30 Works

Data from: Catechol-O-Methyltransferase moderates effect of stress mindset on affect and cognition

Alia J. Crum, Modupe Akinola, Bradley P. Turnwald, Ted J. Kaptchuk & Kathryn T. Hall
There is evidence that altering stress mindset— the belief that stress is enhancing vs. debilitating —can change cognitive, affective and physiological responses to stress. However individual differences in responsiveness to stress mindset manipulations have not been explored. Given the previously established role of catecholamines in both placebo effects and stress, we hypothesized that genetic variation in catechol-O-methyltransferase (COMT), an enzyme that metabolizes catecholamines, would moderate responses to an intervention intended to alter participants’ mindsets about...

Data from: Multiple benefits of alloparental care in a fluctuating environment

Sarah Guindre-Parker & Dustin R. Rubenstein
Although cooperatively breeding vertebrates occur disproportionately in unpredictable environments, the underlying mechanism shaping this biogeographic pattern remains unclear. Cooperative breeding may buffer against harsh conditions (hard life hypothesis), or additionally allow for sustained breeding under benign conditions (temporal variability hypothesis). To distinguish between the hard life and temporal variability hypotheses, we investigated whether the number of alloparents at a nest increased reproductive success or load-lightening in superb starlings (Lamprotornis superbus), and whether these two types...

Data from: Abundance-dependent effects of neighborhood dissimilarity and growth rank reversal in a Neotropical forest

Yuxin Chen, María Natalia Umaña, María Uriarte & Shixiao Yu
Why tropical forests harbor an exceptional number of species with striking differences in abundances remains an open question. We propose a theoretical framework to address this question in which rare species may have different extirpation risks depending on species ranks in tree growth and sensitivities to neighborhood interactions. To evaluate the framework, we studied tree growth and its responses to neighborhood dissimilarity (ND) in traits and phylogeny for 146 species in a Neotropical forest. We...

Data from: Trends in anesthesiology research: a machine learning approach to theme discovery and summarization

Alexander Rusanov, Riccardo Miotto & Chunhua Weng
Objectives: Traditionally, summarization of research themes and trends within a given discipline was accomplished by manual review of scientific works in the field. However, with the ushering in of the age of “big data”, new methods for discovery of such information become necessary as traditional techniques become increasingly difficult to apply due to the exponential growth of document repositories. Our objectives are to develop a pipeline for unsupervised theme extraction and summarization of thematic trends...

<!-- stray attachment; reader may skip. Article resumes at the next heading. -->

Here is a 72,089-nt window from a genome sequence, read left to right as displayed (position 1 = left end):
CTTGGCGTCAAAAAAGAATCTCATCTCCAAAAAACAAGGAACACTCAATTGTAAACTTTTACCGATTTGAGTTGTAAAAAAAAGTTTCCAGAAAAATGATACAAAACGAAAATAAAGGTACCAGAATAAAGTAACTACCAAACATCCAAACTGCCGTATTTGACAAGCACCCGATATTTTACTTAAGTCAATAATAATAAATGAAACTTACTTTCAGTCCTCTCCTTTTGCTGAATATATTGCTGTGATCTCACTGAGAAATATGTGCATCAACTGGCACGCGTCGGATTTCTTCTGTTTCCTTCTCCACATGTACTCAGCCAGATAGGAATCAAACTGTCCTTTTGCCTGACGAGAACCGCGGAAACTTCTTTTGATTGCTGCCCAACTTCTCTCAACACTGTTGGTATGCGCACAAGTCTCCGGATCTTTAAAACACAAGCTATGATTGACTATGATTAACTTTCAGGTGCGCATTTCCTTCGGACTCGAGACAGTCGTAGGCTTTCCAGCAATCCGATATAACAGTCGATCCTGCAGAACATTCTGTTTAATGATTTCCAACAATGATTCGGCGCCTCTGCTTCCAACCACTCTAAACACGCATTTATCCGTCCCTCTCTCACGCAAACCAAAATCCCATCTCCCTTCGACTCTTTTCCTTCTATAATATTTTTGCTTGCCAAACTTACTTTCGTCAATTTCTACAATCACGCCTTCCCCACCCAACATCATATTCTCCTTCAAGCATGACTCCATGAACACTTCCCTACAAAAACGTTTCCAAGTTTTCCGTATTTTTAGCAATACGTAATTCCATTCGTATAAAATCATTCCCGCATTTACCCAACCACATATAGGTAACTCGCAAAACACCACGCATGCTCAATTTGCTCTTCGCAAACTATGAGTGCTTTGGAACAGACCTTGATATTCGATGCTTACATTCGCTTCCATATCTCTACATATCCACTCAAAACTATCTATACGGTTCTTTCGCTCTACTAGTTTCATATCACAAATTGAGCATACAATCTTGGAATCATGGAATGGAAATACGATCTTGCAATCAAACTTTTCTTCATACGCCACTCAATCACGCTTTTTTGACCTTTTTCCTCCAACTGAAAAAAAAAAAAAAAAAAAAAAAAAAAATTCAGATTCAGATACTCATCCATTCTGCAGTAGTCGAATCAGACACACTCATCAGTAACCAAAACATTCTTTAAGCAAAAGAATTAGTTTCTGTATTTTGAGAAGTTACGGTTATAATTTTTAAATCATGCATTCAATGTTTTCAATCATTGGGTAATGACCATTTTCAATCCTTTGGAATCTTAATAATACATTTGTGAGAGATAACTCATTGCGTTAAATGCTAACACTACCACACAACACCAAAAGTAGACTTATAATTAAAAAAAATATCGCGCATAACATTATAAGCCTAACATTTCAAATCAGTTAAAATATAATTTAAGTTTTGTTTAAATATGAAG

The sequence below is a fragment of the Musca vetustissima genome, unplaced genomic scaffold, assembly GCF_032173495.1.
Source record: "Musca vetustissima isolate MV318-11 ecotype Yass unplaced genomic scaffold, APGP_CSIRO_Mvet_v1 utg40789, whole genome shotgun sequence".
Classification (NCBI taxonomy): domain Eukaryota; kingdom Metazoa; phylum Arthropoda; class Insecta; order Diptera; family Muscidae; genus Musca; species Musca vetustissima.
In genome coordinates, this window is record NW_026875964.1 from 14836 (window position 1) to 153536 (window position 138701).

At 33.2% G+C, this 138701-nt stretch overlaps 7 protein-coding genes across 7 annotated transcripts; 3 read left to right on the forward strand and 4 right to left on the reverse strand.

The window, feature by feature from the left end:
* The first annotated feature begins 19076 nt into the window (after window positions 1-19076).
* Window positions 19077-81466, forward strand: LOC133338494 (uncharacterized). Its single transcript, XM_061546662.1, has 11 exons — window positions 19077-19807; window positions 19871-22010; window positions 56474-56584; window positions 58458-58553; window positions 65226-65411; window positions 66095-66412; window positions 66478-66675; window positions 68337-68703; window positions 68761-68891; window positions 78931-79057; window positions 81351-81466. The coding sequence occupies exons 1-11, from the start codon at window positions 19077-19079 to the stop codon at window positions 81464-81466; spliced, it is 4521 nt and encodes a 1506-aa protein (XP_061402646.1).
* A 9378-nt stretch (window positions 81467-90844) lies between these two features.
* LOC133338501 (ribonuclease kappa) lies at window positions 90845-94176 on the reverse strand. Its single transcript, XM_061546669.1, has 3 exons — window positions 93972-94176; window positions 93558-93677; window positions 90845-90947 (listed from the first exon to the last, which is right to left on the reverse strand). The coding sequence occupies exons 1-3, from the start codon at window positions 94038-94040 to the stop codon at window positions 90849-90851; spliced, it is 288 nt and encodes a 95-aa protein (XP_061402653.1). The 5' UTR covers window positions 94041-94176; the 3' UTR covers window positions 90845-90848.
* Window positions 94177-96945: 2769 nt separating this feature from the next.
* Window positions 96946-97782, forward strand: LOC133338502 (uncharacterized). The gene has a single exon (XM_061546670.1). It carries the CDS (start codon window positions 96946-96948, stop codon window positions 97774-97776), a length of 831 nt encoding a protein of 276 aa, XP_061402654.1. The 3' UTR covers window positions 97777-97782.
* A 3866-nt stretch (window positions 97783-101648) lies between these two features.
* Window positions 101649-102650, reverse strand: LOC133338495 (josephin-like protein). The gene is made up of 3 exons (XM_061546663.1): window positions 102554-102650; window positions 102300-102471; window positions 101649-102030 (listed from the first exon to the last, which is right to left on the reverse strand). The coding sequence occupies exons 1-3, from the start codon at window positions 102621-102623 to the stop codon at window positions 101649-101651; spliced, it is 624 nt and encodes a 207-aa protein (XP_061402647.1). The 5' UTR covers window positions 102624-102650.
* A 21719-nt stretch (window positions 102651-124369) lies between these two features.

Data from: Efficient and accurate extraction of in vivo calcium signals from microendoscopic video data

Pengcheng Zhou, Shanna L. Resendez, Jose Rodriguez-Romaguera, Jessica C. Jimenez, Shay Q. Neufeld, Andrea Giovannucci, Johannes Friedrich, Eftychios A Pnevmatikakis, Garret D. Stuber, Rene Hen, Mazen A. Kheirbek, Bernardo L. Sabatini, Robert E. Kass & Liam Paninski
In vivo calcium imaging through microendoscopic lenses enables imaging of previously inaccessible neuronal populations deep within the brains of freely moving animals. However, it is computationally challenging to extract single-neuronal activity from microendoscopic data, because of the very large background fluctuations and high spatial overlaps intrinsic to this recording modality. Here, we describe a new constrained matrix factorization approach to accurately separate the background and then demix and denoise the neuronal signals of interest. We...

Data from: Postconvulsive central apnea as a biomarker for sudden unexpected death in epilepsy (SUDEP)

Laura Vilella, Nuria Lacuey, Johnson P. Hampson, M.R. Sandhya Rani, Rup K. Sanju, Daniel Friedman, Maromi Nei, Kingman Strohl, Catherine Scott, Brian K. Gehlbach, Bilal Zony, Norma J. Hupp, Anita Zaremba, Nassim Shafiabadi, Xihue Zhao, Victoria Reick-Mitrisin, Stephan Schuele, Jennifer Ogren, Ronald M. Harper, Beate Diehl, Lisa Bateman, Orrin Devinsky, George B. Richerson, Philippe Ryvlin & Samden D. Lhatoo
Objective: To characterize peri-ictal apnea and post-ictal asystole in generalized convulsive seizures (GCS) of intractable epilepsy. Methods: Prospective, multi-center epilepsy monitoring study of autonomic and breathing biomarkers of SUDEP in patient’s ≥18 years old with intractable epilepsy and monitored GCS. Video EEG, thoraco-abdominal excursions, nasal airflow, capillary oxygen saturation and electrocardiography were analyzed. Results: We studied 148 GCS in 87 patients. Nineteen patients had generalized epilepsy, 65 had focal, one had both and in two,...

Data from: Genomic divergence in allopatric Northern Cardinals of the North American warm deserts is linked to behavioral differentiation

Kaiya L. Provost, & Brian T Smith